CLSA Report: Tracking FDA Drug Review Performance
The FDA has an important and difficult job: Ensuring timely and efficient drug review processes while maintaining rigorous scientific and safety standards. Overall, agency performance has improved markedly, a reflection of the work by FDA leadership, industry, Congress and other stakeholders. Refinements, such as the most recent user fee legislation (the 2012 FDA Safety and Innovation Act) and the breakthrough therapy mechanism, have accelerated approvals.
Still, there are wide variations across therapeutic areas, with some indications, such as oncology and infectious disease (e.g., Hepatitis C), benefiting more than others. As we approach the next user fee reauthorization and recognize the differences across therapeutic areas, there is a real opportunity to identify managerial, procedural and other practices that will promote more consistency across the agency.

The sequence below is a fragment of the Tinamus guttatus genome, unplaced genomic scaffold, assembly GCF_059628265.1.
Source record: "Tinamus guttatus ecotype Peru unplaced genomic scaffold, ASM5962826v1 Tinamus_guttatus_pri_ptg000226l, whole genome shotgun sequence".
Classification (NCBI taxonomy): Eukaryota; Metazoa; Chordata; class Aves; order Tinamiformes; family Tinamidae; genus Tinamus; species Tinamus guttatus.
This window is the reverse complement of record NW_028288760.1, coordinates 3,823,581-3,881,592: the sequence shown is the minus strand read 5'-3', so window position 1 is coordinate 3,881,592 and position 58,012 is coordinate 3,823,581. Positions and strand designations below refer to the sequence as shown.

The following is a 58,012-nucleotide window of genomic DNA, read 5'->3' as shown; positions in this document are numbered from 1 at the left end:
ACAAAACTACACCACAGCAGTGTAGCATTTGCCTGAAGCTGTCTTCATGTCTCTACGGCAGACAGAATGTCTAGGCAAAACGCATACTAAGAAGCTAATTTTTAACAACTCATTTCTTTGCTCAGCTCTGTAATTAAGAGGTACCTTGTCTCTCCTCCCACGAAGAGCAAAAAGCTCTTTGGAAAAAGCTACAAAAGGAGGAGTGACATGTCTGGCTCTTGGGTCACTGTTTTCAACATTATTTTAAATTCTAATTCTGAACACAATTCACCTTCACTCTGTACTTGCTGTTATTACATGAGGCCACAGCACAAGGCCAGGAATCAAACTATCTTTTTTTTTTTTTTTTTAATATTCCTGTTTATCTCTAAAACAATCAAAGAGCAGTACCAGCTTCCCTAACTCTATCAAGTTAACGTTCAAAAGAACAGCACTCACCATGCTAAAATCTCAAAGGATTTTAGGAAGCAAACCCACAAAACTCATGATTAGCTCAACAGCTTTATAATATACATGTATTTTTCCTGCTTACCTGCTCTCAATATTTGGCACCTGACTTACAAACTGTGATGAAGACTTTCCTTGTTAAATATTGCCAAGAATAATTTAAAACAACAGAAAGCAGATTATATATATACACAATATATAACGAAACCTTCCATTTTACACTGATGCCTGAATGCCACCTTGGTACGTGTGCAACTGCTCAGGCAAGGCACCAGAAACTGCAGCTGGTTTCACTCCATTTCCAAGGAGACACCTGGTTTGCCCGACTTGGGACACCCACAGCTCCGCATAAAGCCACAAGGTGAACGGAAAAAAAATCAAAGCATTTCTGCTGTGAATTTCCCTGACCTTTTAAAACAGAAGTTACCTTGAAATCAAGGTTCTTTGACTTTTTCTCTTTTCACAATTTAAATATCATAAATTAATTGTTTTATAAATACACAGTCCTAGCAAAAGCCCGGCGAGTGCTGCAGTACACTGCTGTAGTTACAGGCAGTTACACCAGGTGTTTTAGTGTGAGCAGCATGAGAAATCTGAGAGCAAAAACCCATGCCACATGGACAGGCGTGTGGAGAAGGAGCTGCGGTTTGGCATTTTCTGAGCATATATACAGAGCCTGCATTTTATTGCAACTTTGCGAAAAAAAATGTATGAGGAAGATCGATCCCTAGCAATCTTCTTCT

Improved Review Times…
Since 2009, FDA review times have steadily declined.
…With a Caveat
Over the last ~15 years the fastest reviews have been in oncology, infectious and rare diseases (although the gap has significantly narrowed over the last 5 years).
Some Therapeutic Areas Still Need Improvement
Despite consistent decreases in average approval times, endocrine, gastrointestinal and CNS therapies have lagged behind in recent years.
Pharmaceutical and biotechnology innovators seek the breakthrough designation because it provides a faster path to patients. Since its inception, breakthrough therapies have been concentrated in oncology, rare diseases and infectious conditions. That said, 2015 marks an increase in the diversity of breakthrough designated approvals.
The FDA has worked diligently to improve overall drug review times and processes — a success to be applauded. As Congress, the agency and the biopharmaceutical industry look toward the next user fee round, we have a great opportunity to replicate those improvements across all therapeutic areas.